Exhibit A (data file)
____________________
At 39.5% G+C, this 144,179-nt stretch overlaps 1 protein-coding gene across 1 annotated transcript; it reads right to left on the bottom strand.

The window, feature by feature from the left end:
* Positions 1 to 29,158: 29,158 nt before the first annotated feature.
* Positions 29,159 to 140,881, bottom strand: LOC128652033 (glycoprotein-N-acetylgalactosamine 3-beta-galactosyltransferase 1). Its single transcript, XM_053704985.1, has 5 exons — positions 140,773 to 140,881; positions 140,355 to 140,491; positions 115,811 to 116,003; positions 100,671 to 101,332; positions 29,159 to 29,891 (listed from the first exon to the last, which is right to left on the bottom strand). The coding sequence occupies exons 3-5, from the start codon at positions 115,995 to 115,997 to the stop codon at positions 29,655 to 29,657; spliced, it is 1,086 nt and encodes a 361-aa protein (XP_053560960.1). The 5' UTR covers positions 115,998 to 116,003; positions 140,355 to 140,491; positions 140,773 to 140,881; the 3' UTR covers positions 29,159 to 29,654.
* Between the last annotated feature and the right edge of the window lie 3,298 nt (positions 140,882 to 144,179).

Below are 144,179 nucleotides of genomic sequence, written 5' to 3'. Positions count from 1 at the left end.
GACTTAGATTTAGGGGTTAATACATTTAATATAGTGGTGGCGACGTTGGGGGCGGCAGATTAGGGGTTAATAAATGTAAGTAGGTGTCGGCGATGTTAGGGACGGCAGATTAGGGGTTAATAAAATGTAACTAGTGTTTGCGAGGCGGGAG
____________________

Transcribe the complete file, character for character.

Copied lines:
At 39.5% G+C, this 144,179-nt stretch overlaps 1 protein-coding gene across 1 annotated transcript; it reads right to left on the bottom strand.

The window, feature by feature from the left end:
* Positions 1 to 29,158: 29,158 nt before the first annotated feature.
* Positions 29,159 to 140,881, bottom strand: LOC128652033 (glycoprotein-N-acetylgalactosamine 3-beta-galactosyltransferase 1). Its single transcript, XM_053704985.1, has 5 exons — positions 140,773 to 140,881; positions 140,355 to 140,491; positions 115,811 to 116,003; positions 100,671 to 101,332; positions 29,159 to 29,891 (listed from the first exon to the last, which is right to left on the bottom strand). The coding sequence occupies exons 3-5, from the start codon at positions 115,995 to 115,997 to the stop codon at positions 29,655 to 29,657; spliced, it is 1,086 nt and encodes a 361-aa protein (XP_053560960.1). The 5' UTR covers positions 115,998 to 116,003; positions 140,355 to 140,491; positions 140,773 to 140,881; the 3' UTR covers positions 29,159 to 29,654.
* Between the last annotated feature and the right edge of the window lie 3,298 nt (positions 140,882 to 144,179).

Below are 144,179 nucleotides of genomic sequence, written 5' to 3'. Positions count from 1 at the left end.
GACTTAGATTTAGGGGTTAATACATTTAATATAGTGGTGGCGACGTTGGGGGCGGCAGATTAGGGGTTAATAAATGTAAGTAGGTGTCGGCGATGTTAGGGACGGCAGATTAGGGGTTAATAAAATGTAACTAGTGTTTGCGAGGCGGGAG